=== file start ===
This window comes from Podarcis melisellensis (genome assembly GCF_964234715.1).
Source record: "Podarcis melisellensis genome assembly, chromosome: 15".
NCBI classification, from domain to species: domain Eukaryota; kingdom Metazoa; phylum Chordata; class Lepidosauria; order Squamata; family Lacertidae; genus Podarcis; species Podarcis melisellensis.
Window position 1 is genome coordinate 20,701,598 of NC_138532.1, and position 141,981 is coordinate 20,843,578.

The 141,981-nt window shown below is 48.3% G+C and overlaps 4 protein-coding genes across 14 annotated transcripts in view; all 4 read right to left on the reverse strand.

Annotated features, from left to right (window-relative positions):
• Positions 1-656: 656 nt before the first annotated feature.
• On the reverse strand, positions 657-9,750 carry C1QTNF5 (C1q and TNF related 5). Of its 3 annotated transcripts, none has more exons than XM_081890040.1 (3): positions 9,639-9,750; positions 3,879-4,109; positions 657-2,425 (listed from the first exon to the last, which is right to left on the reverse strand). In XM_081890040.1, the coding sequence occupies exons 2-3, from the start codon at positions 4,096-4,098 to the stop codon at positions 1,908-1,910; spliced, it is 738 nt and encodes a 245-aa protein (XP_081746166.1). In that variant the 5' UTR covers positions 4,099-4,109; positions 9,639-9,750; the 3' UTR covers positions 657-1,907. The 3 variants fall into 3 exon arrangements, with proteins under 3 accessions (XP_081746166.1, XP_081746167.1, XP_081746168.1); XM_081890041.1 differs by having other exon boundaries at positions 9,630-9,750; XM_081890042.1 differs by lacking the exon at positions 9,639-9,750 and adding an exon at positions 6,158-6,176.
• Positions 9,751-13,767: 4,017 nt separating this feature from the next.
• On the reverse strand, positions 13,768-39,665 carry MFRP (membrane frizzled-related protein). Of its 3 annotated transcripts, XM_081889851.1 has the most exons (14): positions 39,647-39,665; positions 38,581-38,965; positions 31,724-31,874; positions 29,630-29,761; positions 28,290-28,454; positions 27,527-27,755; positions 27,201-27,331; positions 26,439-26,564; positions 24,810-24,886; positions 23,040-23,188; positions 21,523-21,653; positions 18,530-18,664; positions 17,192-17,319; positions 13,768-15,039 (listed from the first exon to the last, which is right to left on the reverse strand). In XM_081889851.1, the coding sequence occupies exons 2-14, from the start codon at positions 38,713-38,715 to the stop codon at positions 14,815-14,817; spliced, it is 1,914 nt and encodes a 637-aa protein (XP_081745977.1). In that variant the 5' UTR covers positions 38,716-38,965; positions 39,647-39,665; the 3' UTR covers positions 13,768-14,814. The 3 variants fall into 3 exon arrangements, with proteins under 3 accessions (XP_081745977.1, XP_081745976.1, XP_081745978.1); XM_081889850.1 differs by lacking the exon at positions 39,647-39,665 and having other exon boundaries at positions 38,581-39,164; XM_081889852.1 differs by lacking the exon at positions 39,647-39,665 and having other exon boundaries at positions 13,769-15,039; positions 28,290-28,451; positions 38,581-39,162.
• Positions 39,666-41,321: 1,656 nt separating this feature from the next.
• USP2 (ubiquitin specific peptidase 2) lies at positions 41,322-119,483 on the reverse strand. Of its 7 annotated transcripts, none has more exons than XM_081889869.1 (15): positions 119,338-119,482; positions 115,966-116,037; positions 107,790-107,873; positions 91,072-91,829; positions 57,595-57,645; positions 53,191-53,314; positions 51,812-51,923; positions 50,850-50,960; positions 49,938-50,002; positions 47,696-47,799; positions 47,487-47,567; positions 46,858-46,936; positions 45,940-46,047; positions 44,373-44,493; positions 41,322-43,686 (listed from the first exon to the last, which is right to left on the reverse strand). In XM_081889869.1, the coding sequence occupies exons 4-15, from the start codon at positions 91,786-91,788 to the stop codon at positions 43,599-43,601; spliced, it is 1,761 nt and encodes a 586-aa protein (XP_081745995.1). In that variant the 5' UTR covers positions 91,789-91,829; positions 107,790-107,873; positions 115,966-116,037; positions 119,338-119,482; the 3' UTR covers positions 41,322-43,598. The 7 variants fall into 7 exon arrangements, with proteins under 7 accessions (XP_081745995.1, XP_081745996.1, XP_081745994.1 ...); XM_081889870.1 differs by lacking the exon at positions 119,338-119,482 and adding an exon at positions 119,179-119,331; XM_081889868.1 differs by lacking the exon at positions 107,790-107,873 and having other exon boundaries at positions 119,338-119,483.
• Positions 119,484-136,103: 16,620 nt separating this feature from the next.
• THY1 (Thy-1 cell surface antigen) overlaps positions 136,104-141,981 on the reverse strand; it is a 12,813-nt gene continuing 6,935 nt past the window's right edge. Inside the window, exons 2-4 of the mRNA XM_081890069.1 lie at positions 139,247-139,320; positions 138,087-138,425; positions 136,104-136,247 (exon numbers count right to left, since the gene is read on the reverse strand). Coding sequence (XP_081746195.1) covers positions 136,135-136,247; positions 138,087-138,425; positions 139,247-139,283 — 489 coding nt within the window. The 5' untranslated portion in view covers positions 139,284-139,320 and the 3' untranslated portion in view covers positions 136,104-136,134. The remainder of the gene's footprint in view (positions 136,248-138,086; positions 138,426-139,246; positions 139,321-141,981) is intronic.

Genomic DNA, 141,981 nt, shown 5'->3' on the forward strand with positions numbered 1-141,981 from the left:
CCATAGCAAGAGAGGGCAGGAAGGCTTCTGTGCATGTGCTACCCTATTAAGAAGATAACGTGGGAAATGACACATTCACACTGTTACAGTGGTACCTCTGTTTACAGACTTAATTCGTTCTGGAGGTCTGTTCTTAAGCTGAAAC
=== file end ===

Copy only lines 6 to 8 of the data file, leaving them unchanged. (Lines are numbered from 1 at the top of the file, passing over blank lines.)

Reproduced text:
Annotated features, from left to right (window-relative positions):
• Positions 1-656: 656 nt before the first annotated feature.
• On the reverse strand, positions 657-9,750 carry C1QTNF5 (C1q and TNF related 5). Of its 3 annotated transcripts, none has more exons than XM_081890040.1 (3): positions 9,639-9,750; positions 3,879-4,109; positions 657-2,425 (listed from the first exon to the last, which is right to left on the reverse strand). In XM_081890040.1, the coding sequence occupies exons 2-3, from the start codon at positions 4,096-4,098 to the stop codon at positions 1,908-1,910; spliced, it is 738 nt and encodes a 245-aa protein (XP_081746166.1). In that variant the 5' UTR covers positions 4,099-4,109; positions 9,639-9,750; the 3' UTR covers positions 657-1,907. The 3 variants fall into 3 exon arrangements, with proteins under 3 accessions (XP_081746166.1, XP_081746167.1, XP_081746168.1); XM_081890041.1 differs by having other exon boundaries at positions 9,630-9,750; XM_081890042.1 differs by lacking the exon at positions 9,639-9,750 and adding an exon at positions 6,158-6,176.